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207 THE AESTHETICS OF VIOLENCE by Elliot L. Gilbert (Brooklyn Col lege) "From this nettle, danger, we pluck this flower, safety." —Henry IV, Part 1 One of the charges most frequently leveled against Rudyard Kipling and his work is that of brutality. A reader may know little else about Kipling, but he will be sure to have heard of his reputation for condoning and even celebrating gross violence in his poems and stories. As early as 1900, Robert Buchanan was bitterly condemning Kipling as "the voice of the hooligan," and more than forty years later, George Orwell, equally harsh in his judgment of the writer, declared that "there is not the slightest sign anywhere in his work that he disapproves of [sadism and brutality]."1 Many other writers have made the same point just as vigorously. Richard Le Gallienee, for example, said that "perhaps no one ever wrote so profanely of death as Mr. Kipling or with such heartless vulgarity,"* and Max Beerbohm, in his famous—if quite uncharacteristically virulent—parody of Kipling in A CHRISTMAS GARLAND, mimicked brilliantly not only the unique, jaunty style of his subject's verse and prose but also the pathological revelling In cruelty which, to Beerbohm, at any rate, seemed the chief distinguishing feature of Kipiing's work. Then it's collar 'im tight, [Beerbohm wrote] In the name o' the Lawd! "Ustle Mm, shake 'im till 'e's sicki Wot, 'e would, would 'e? Well, Then yer've got ter give 'im 'Ell, An' it's trunch, trunch, truncheon does the trick. Like much other criticism of Kipling, the charge of brutality can readily be substantiated. In volume after volume of Kipling's works, the reader encounters incidents of bullying, beating and rank sadism, acts of maliciousness most of which, it seems plain, the author is not merely reporting but is actually enjoying. Such an early story as "A Friend's Friend" from PLAIN TALES FROM THE HILLS Is based upon one of the writer's favorite brutalities, the gang-up. The situation, familiar to Kipling aficionados, is one in which the members of an exclusive group combine to inflict excruciating mental and physical torture on an individual whose chief crime, for all anyone is able to tell, is being an outsider. It would be easy enough to dismiss this tale as one of its author's early mistakes were it not for the fact that as late as 1932, in LIMITS AND RENEWALS, Kipling permitted the reprinting of a story of his called "The Tie," a work, similar in its outlines to "A Friend's Friend," in which group punishment is inflicted on the worst sort of outsider the writer can imagine, an insider gone bad. 208 And these pieces only mark the boundaries of Kipling's career. Repeatedly during the forty-five years which separate the two works the author returned to the device of the gang-up, and even in such a story as "The Village That Voted the Earth Was Flat," often spoken of as one of Kipling's humorous best, the effect of all the great powers in England combining—to the obvious delight of the author— for the purpose of ruining a single village is far more grotesque and even sadistic than it is funny. Plainly, what these stories all have in common is the fact that brutality is not only their subject but also their object; that not content with merely contemplating sadism, they must be_ sadistic as well. Small wonder, then, that Kipling's voice should have come to be associated, in the minds of most people, with the voice of the hooligan. But to condemn these particular works on the charge of brutality is not to condemn their author's output as a whole. Indeed, for every story in which we find Kipling delighting in the discomfort of his fellow creatures, there are many other tales in which human suffering is treated by the writer with respect and compassion. There can, for example, be nothing more brutal and senseless than the deaths of Ameera and her son in "Without Benefit of Clergy." Yet that brutality is clearly the brutality of the universe, and Kipling...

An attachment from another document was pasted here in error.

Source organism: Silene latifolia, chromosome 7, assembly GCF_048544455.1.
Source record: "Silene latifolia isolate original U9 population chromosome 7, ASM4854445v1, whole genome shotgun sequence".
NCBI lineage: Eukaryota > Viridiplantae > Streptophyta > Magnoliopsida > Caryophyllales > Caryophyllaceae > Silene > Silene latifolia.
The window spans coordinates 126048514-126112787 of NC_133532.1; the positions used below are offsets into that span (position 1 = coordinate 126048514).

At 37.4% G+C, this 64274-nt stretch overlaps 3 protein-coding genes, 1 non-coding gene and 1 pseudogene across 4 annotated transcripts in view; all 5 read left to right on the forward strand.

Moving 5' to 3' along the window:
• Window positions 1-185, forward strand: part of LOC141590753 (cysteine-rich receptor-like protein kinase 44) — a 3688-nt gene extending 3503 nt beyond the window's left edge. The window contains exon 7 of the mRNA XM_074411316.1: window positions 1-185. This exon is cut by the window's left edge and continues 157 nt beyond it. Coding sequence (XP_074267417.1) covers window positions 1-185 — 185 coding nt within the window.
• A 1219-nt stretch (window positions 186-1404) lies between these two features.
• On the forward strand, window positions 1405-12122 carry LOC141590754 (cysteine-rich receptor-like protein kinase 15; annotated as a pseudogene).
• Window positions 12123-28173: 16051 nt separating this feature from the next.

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pp. 207-217
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